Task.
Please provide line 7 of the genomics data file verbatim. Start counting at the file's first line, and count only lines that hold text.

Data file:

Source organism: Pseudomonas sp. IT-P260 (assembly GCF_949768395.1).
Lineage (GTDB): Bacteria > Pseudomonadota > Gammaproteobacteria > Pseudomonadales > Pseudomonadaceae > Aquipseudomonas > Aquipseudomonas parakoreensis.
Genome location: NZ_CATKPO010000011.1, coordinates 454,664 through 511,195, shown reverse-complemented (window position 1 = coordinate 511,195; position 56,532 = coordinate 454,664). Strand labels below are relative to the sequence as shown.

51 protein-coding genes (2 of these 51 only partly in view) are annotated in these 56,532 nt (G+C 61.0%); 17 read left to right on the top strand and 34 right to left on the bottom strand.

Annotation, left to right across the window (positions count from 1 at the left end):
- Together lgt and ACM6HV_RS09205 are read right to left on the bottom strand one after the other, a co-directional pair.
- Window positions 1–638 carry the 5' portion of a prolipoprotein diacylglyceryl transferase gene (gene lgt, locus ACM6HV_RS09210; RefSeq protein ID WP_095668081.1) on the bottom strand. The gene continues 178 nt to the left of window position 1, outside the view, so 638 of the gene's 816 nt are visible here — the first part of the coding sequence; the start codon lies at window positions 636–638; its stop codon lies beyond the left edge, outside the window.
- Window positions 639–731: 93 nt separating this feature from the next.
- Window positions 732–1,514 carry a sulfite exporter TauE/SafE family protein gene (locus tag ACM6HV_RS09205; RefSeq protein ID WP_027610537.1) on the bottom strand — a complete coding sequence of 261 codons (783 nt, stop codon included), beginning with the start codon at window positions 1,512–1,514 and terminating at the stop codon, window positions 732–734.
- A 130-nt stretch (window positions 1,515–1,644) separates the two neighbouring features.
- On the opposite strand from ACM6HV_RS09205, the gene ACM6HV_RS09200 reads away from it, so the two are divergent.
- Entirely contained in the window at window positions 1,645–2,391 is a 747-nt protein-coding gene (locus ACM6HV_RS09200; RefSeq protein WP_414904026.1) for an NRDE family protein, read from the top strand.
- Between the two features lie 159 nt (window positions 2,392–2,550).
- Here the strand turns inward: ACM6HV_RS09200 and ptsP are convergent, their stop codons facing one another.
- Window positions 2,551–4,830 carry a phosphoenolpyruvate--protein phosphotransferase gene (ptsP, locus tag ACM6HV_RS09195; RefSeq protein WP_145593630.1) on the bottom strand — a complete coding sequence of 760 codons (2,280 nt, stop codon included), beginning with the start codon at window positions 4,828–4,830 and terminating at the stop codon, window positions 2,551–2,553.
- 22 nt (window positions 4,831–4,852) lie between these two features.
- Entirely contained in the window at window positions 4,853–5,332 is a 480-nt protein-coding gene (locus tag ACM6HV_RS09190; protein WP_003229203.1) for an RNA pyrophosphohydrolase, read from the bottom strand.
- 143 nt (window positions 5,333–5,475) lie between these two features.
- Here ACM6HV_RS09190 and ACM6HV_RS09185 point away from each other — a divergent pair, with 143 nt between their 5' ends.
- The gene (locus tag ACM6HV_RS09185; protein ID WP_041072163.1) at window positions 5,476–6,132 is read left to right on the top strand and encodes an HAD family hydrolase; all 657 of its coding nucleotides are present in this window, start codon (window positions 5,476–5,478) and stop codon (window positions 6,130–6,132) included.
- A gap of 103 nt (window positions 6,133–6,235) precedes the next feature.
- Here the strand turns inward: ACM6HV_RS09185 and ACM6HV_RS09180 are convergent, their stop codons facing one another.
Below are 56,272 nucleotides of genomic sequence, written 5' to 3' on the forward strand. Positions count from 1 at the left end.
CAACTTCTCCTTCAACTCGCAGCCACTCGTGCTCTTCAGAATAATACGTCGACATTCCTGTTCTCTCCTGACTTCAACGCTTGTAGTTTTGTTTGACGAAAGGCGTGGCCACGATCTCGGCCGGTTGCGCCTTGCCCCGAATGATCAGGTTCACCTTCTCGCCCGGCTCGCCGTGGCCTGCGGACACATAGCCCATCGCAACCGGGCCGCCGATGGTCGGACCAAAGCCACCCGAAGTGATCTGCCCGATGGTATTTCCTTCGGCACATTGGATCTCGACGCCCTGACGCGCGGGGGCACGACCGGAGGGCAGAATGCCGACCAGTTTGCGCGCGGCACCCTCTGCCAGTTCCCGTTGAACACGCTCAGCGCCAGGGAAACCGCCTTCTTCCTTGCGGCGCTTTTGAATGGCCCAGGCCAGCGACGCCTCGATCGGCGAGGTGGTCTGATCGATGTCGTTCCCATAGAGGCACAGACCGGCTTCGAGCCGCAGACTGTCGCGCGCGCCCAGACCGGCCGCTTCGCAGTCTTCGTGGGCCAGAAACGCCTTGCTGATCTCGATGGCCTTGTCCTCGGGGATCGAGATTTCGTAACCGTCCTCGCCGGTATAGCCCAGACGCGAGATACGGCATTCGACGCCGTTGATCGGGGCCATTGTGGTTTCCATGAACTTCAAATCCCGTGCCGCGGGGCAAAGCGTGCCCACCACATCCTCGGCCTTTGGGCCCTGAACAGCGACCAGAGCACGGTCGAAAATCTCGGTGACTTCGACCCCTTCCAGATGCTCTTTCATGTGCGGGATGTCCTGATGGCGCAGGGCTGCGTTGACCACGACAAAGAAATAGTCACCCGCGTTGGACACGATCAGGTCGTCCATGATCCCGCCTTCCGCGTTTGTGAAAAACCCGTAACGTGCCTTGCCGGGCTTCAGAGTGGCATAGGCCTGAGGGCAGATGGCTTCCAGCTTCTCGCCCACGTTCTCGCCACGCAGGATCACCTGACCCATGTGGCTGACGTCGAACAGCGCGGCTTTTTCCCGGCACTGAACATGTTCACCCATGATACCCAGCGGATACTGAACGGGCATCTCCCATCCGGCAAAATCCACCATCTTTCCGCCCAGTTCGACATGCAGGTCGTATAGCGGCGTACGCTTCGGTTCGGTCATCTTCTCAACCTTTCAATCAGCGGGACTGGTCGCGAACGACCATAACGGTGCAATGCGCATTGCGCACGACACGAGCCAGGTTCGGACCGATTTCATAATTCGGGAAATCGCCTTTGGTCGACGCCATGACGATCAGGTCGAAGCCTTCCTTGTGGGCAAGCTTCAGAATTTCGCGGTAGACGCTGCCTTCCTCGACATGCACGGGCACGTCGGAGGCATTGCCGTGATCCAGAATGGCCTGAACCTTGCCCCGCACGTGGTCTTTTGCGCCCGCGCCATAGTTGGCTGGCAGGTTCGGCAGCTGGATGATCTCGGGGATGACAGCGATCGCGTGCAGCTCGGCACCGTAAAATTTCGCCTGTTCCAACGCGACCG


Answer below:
- Window positions 1–638 carry the 5' portion of a prolipoprotein diacylglyceryl transferase gene (gene lgt, locus ACM6HV_RS09210; RefSeq protein ID WP_095668081.1) on the bottom strand. The gene continues 178 nt to the left of window position 1, outside the view, so 638 of the gene's 816 nt are visible here — the first part of the coding sequence; the start codon lies at window positions 636–638; its stop codon lies beyond the left edge, outside the window.